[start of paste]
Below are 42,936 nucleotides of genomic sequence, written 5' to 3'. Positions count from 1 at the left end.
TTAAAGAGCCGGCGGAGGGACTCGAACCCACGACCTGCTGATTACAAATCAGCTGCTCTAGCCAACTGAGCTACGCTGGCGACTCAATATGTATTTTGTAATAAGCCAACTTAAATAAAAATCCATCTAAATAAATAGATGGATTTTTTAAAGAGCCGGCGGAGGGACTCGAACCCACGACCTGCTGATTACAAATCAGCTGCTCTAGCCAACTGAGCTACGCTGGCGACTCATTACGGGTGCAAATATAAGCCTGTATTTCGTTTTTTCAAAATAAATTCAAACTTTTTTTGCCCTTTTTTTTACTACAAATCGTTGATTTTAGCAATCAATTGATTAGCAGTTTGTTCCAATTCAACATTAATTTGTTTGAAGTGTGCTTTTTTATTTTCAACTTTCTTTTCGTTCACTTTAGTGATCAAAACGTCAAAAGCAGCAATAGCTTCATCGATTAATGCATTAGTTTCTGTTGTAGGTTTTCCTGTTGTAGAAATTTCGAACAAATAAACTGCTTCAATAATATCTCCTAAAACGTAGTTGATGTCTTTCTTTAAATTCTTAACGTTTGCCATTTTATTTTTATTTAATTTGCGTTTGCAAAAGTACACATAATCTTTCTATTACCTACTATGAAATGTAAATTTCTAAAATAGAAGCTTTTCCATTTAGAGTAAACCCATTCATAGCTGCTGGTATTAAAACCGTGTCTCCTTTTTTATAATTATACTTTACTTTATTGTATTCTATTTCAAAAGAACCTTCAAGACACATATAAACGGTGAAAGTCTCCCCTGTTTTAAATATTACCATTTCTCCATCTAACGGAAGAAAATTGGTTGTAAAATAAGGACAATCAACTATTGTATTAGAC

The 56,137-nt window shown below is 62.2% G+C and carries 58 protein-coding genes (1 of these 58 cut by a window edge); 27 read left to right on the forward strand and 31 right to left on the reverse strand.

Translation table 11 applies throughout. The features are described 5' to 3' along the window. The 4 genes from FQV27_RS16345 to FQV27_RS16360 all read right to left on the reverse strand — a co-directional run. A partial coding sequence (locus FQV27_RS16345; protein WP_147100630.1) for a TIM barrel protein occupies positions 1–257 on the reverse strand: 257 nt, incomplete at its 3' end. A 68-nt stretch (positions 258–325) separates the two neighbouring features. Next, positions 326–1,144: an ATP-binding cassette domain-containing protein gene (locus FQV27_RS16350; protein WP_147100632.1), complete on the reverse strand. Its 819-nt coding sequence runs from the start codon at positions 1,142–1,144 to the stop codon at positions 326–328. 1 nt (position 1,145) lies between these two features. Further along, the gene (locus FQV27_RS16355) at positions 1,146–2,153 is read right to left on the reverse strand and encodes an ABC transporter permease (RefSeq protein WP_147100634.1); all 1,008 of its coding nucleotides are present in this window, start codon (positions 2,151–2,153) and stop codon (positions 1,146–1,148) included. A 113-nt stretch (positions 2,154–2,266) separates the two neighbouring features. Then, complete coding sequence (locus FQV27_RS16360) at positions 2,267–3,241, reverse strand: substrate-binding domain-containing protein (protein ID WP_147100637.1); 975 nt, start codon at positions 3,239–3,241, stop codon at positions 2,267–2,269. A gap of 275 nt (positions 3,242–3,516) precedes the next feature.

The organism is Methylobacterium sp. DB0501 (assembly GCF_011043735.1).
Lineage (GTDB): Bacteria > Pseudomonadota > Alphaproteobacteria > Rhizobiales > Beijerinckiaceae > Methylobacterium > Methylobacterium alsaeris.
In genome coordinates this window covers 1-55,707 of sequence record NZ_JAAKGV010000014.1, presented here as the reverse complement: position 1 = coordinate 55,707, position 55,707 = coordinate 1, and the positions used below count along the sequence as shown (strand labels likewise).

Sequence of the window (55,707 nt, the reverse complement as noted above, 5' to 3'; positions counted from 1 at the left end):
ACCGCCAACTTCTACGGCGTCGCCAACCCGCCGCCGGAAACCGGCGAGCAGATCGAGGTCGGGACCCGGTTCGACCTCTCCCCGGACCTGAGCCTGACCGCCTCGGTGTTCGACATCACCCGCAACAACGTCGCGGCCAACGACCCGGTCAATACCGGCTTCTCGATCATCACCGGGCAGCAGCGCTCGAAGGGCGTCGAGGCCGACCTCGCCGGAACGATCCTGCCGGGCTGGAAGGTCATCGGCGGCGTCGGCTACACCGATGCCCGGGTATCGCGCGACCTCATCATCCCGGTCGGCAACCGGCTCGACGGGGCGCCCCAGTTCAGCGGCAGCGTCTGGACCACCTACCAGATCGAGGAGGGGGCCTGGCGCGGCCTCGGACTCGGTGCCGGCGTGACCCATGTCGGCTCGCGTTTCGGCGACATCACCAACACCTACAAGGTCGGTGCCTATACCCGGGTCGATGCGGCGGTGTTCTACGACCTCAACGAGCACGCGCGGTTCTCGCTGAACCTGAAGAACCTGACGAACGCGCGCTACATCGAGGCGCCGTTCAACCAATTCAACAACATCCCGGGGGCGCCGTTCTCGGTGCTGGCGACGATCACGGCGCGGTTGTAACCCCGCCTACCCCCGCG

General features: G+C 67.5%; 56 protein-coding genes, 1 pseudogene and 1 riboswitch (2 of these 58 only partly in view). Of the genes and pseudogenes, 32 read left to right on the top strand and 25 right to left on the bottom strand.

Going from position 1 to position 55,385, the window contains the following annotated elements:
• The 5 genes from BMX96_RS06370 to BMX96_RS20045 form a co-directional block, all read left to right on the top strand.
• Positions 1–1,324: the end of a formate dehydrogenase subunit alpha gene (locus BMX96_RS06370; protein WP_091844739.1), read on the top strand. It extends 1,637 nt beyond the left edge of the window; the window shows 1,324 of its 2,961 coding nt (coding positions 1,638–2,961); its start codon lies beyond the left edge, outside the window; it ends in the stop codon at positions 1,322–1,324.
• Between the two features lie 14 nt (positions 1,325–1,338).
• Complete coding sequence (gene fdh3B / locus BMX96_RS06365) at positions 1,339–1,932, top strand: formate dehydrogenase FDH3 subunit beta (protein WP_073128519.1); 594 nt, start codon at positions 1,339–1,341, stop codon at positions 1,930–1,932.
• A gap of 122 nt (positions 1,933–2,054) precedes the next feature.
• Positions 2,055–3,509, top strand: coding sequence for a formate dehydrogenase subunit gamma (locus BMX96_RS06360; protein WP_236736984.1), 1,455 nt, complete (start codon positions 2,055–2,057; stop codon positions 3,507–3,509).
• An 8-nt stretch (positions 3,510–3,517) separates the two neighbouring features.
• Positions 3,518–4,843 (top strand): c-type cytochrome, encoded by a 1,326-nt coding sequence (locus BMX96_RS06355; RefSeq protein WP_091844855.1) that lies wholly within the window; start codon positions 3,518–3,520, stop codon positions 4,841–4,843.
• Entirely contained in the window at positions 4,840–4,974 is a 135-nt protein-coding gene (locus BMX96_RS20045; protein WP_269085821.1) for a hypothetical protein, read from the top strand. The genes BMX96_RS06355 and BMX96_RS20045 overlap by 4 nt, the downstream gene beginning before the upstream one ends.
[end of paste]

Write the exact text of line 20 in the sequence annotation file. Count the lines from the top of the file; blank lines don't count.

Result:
• Entirely contained in the window at positions 4,840–4,974 is a 135-nt protein-coding gene (locus BMX96_RS20045; protein WP_269085821.1) for a hypothetical protein, read from the top strand. The genes BMX96_RS06355 and BMX96_RS20045 overlap by 4 nt, the downstream gene beginning before the upstream one ends.